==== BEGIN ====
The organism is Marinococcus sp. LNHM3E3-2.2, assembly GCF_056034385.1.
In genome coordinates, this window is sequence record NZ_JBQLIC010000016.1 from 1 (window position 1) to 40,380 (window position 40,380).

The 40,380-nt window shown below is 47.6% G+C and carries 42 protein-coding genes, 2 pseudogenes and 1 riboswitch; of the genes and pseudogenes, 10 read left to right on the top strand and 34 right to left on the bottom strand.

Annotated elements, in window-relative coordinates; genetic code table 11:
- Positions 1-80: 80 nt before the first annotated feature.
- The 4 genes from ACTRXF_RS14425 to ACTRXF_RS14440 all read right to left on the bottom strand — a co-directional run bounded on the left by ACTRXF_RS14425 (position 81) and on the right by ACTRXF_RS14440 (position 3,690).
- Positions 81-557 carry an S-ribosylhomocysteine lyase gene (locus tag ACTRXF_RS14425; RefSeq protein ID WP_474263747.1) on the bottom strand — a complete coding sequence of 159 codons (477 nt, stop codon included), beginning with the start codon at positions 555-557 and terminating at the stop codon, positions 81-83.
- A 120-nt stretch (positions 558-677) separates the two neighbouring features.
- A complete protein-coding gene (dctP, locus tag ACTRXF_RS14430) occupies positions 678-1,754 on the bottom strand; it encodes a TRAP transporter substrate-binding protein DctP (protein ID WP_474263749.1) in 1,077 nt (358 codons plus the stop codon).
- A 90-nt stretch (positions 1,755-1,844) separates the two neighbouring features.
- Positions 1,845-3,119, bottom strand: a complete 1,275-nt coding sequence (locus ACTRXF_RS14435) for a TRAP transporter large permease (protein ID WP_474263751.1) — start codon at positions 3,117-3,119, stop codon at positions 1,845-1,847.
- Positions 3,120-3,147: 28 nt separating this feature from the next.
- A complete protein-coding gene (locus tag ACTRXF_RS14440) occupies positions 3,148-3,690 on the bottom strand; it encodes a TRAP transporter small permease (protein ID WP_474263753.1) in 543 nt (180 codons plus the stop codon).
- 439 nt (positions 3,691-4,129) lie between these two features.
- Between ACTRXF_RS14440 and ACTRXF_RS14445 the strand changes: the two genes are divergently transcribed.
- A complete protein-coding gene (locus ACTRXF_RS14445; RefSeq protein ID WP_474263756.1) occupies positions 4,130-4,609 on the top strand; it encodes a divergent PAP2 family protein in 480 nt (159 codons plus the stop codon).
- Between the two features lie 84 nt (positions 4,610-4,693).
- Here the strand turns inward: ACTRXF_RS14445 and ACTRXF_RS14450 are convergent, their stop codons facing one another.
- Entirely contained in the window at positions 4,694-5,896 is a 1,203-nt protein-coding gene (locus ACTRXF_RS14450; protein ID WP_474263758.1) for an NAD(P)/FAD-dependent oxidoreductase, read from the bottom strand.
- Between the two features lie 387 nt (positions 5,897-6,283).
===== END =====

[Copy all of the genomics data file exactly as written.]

The organism is Marinococcus sp. LNHM3E3-2.2, assembly GCF_056034385.1.
In genome coordinates, this window is sequence record NZ_JBQLIC010000016.1 from 1 (window position 1) to 40,380 (window position 40,380).

The 40,380-nt window shown below is 47.6% G+C and carries 42 protein-coding genes, 2 pseudogenes and 1 riboswitch; of the genes and pseudogenes, 10 read left to right on the top strand and 34 right to left on the bottom strand.

Annotated elements, in window-relative coordinates; genetic code table 11:
- Positions 1-80: 80 nt before the first annotated feature.
- The 4 genes from ACTRXF_RS14425 to ACTRXF_RS14440 all read right to left on the bottom strand — a co-directional run bounded on the left by ACTRXF_RS14425 (position 81) and on the right by ACTRXF_RS14440 (position 3,690).
- Positions 81-557 carry an S-ribosylhomocysteine lyase gene (locus tag ACTRXF_RS14425; RefSeq protein ID WP_474263747.1) on the bottom strand — a complete coding sequence of 159 codons (477 nt, stop codon included), beginning with the start codon at positions 555-557 and terminating at the stop codon, positions 81-83.
- A 120-nt stretch (positions 558-677) separates the two neighbouring features.
- A complete protein-coding gene (dctP, locus tag ACTRXF_RS14430) occupies positions 678-1,754 on the bottom strand; it encodes a TRAP transporter substrate-binding protein DctP (protein ID WP_474263749.1) in 1,077 nt (358 codons plus the stop codon).
- A 90-nt stretch (positions 1,755-1,844) separates the two neighbouring features.
- Positions 1,845-3,119, bottom strand: a complete 1,275-nt coding sequence (locus ACTRXF_RS14435) for a TRAP transporter large permease (protein ID WP_474263751.1) — start codon at positions 3,117-3,119, stop codon at positions 1,845-1,847.
- Positions 3,120-3,147: 28 nt separating this feature from the next.
- A complete protein-coding gene (locus tag ACTRXF_RS14440) occupies positions 3,148-3,690 on the bottom strand; it encodes a TRAP transporter small permease (protein ID WP_474263753.1) in 543 nt (180 codons plus the stop codon).
- 439 nt (positions 3,691-4,129) lie between these two features.
- Between ACTRXF_RS14440 and ACTRXF_RS14445 the strand changes: the two genes are divergently transcribed.
- A complete protein-coding gene (locus ACTRXF_RS14445; RefSeq protein ID WP_474263756.1) occupies positions 4,130-4,609 on the top strand; it encodes a divergent PAP2 family protein in 480 nt (159 codons plus the stop codon).
- Between the two features lie 84 nt (positions 4,610-4,693).
- Here the strand turns inward: ACTRXF_RS14445 and ACTRXF_RS14450 are convergent, their stop codons facing one another.
- Entirely contained in the window at positions 4,694-5,896 is a 1,203-nt protein-coding gene (locus ACTRXF_RS14450; protein ID WP_474263758.1) for an NAD(P)/FAD-dependent oxidoreductase, read from the bottom strand.
- Between the two features lie 387 nt (positions 5,897-6,283).